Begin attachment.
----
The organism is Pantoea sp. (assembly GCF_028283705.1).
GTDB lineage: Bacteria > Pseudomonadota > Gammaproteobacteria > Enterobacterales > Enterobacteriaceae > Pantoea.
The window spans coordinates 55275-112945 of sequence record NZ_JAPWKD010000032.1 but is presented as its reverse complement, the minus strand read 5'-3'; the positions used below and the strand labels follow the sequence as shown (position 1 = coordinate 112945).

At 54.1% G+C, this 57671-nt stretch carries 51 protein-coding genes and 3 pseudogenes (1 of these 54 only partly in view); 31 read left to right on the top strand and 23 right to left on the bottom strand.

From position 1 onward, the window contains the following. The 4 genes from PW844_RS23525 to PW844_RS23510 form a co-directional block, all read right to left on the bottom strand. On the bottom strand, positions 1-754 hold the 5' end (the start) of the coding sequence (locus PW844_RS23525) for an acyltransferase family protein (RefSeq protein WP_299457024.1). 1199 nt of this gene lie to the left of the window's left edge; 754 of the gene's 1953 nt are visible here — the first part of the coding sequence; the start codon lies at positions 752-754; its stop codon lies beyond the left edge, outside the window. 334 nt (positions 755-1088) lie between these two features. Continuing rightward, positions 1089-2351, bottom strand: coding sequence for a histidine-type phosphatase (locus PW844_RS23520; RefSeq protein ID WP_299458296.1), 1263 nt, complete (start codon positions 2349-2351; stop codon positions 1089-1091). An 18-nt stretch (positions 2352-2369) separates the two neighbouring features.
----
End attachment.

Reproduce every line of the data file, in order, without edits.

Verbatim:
The organism is Pantoea sp. (assembly GCF_028283705.1).
GTDB lineage: Bacteria > Pseudomonadota > Gammaproteobacteria > Enterobacterales > Enterobacteriaceae > Pantoea.
The window spans coordinates 55275-112945 of sequence record NZ_JAPWKD010000032.1 but is presented as its reverse complement, the minus strand read 5'-3'; the positions used below and the strand labels follow the sequence as shown (position 1 = coordinate 112945).

At 54.1% G+C, this 57671-nt stretch carries 51 protein-coding genes and 3 pseudogenes (1 of these 54 only partly in view); 31 read left to right on the top strand and 23 right to left on the bottom strand.

From position 1 onward, the window contains the following. The 4 genes from PW844_RS23525 to PW844_RS23510 form a co-directional block, all read right to left on the bottom strand. On the bottom strand, positions 1-754 hold the 5' end (the start) of the coding sequence (locus PW844_RS23525) for an acyltransferase family protein (RefSeq protein WP_299457024.1). 1199 nt of this gene lie to the left of the window's left edge; 754 of the gene's 1953 nt are visible here — the first part of the coding sequence; the start codon lies at positions 752-754; its stop codon lies beyond the left edge, outside the window. 334 nt (positions 755-1088) lie between these two features. Continuing rightward, positions 1089-2351, bottom strand: coding sequence for a histidine-type phosphatase (locus PW844_RS23520; RefSeq protein ID WP_299458296.1), 1263 nt, complete (start codon positions 2349-2351; stop codon positions 1089-1091). An 18-nt stretch (positions 2352-2369) separates the two neighbouring features.